Whitney Family DNA Project/Haplogroup R1b
Notes on Y-Chromosome Haplogroup R1b
R1b (previously known as Hg1 and Eu18) is the most prolific haplogroup in Europe and its frequency changes in a cline from west (where it reaches a saturation point of almost 100% in areas of Western Ireland) to east (where it becomes uncommon in parts of Eastern Europe and virtually disappears beyond the Middle East). A R1b haplotype (a set of marker scores indicative of the haplogroup) is very difficult to interpret in that they are found at relatively high frequency in the areas where the Anglo - Saxon and Danish "invaders" originally called home (e.g., 55% in Friesland), and even up to 30% in Norway. Thus a R1b haplotype makes it very challenging to determine the origin of a family with this DNA signature.
During the Last Glacial Maximum, about 18,000 years ago, the people bearing the R1b haplogroup over wintered in Northern Spain (see map1). After the glacial retreat about 12,000 years before present, R1b began a migration to the north in large numbers (see map 2), and to the east in declining numbers.
R1b probably arrived in Spain from the east 30,000 years ago among the paleolithic or "old stone age" peoples considered to be aboriginal to Europe). It is believed that everyone who is R1b is a descendant in the male line from an individual known as "the patriarch" since his descendants account for over 40% of all the chromosomes of Europe. This haplogroup is characteristic of the Basques whose language is probably that of the first R1b, and who are genetically the closest to the original R1b population (which probably amounted to only a few thousand individuals). Source: Dr. David Faux http://www.davidkfaux.org/shetlandhaplogroupR1b
The members of R1b3 (or R-M269, formerly known as R1b) are believed to be the descendants of the first modern humans who entered Europe about 35,000-40,000 years ago (Aurignacian culture). Those R1b3 forebearers were the people who painted the beautiful art in the caves in Spain and France. They were the modern humans who were the contemporaries - and perhaps exterminators - of the European Neanderthals. Source: http://freepages.genealogy.rootsweb.com/~dgarvey/DNA/RelGen/Underhill_2003_R1b3.html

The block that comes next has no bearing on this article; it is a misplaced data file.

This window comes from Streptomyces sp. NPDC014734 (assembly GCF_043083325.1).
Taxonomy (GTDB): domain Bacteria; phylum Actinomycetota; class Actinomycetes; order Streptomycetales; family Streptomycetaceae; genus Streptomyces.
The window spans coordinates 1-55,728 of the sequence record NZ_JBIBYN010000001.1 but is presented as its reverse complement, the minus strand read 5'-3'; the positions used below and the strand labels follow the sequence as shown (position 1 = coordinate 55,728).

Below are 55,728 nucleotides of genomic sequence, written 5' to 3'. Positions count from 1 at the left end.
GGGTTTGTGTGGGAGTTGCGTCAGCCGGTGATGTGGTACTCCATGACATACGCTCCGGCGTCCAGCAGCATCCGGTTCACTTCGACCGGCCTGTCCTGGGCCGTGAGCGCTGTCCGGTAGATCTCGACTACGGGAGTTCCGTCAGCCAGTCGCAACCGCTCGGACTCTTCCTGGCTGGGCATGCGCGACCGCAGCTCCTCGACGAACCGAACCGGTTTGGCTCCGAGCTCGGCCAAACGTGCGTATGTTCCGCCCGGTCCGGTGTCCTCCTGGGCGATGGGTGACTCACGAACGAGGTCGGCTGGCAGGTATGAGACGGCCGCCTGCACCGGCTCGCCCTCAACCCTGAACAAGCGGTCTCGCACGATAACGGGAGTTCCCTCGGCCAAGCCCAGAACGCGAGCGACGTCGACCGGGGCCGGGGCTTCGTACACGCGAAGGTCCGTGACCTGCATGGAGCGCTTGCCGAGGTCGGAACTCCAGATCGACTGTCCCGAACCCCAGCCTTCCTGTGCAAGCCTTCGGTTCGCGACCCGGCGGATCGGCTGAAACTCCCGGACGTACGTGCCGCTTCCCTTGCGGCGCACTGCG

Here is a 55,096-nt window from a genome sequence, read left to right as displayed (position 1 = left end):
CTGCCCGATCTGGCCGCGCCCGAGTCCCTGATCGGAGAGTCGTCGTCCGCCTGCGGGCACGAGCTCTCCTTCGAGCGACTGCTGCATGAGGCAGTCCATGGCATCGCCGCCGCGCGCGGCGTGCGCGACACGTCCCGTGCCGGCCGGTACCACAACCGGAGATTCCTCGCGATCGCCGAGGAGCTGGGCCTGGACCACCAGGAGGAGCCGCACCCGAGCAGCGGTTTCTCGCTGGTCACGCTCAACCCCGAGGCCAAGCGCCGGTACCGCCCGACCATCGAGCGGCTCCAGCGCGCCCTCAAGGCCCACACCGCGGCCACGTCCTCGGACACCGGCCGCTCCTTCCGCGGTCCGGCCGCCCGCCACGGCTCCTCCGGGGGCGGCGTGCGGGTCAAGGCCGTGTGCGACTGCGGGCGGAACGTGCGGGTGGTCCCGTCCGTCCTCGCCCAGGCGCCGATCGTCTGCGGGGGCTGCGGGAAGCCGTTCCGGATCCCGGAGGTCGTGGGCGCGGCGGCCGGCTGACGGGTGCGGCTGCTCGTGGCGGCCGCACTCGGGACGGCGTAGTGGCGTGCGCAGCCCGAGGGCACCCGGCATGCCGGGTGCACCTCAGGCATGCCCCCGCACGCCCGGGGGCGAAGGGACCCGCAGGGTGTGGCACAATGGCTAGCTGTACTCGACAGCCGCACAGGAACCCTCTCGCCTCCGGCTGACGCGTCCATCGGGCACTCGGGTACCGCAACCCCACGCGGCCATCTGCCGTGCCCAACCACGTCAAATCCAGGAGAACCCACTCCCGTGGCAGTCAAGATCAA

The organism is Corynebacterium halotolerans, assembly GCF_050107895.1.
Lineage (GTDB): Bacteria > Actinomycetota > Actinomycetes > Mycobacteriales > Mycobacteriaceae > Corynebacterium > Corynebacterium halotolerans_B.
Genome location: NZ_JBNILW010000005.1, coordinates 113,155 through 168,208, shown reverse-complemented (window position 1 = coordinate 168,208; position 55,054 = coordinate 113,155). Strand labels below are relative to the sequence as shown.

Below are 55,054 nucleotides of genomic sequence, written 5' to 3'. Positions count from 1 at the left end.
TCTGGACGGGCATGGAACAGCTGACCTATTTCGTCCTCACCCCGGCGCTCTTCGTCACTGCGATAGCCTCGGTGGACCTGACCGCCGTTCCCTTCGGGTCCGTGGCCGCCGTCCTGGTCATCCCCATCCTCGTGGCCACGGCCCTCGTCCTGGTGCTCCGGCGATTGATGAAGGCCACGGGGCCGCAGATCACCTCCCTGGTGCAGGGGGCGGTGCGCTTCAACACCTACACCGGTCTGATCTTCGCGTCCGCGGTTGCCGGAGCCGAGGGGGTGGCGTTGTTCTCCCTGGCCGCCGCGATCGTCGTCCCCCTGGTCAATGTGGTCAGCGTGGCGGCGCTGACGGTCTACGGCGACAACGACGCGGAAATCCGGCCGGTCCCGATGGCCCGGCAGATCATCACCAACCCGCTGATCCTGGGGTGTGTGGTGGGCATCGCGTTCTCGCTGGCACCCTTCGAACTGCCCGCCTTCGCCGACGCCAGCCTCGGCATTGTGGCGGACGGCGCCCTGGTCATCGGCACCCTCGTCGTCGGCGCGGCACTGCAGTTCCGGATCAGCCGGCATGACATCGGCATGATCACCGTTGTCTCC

Hg R was the dominant lineage in Western Europe and then, pushed south by the descending Ice Age, to southwestern France and northwestern Spain to evolve into lineage Hg R1b. This area became a refuge for humans in Europe during the coldest millennia of the last Ice Age. As the climate warmed, the scattered clan Hg R1b followed the migration of game to the north and some of them reached what is now the British Isles about 15,000 years ago which at this time was connected to mainland Europe. It is believed they changed from hunter-gatherers to farmers in southeastern Europe about 8,000 years ago and in Britain about 4,000 years ago. As hunter-gathers became farmer's permanent settlements ended this great migration period and over time Hg R1b settled predominately in what is known today as Spain, Portugal, France, Belgium, Denmark, England, Wales, Scotland and Ireland. Source http://freepages.genealogy.rootsweb.com/~staplessurname/before_surnames.htm
During the Last Glacial Maximum, R1b produced finely knapped stone 'leaf points' which define the <a href="http://www.beloit.edu/~museum/logan/paleoexhibit/solutrian.htm">Solutrean culture</a> and were culturally distinct from the people in other European Ice Age refuges who are described more generally as Epi-Gravettian. Source: Oppenheimer, Stephen. The Real Eve, pp 249-50.
The mates for R1b, about the time of the Last Glacial Maximum, were mtDNA haplogroups H and V. (Haplogroup V was born in the Basque area of the Pyrenees shortly after the Last Glacial Maximum. Source: Oppenheimer, Stephen. The Real Eve, p 251.)
R1b Subclade Analysis by Ken Nordtvedt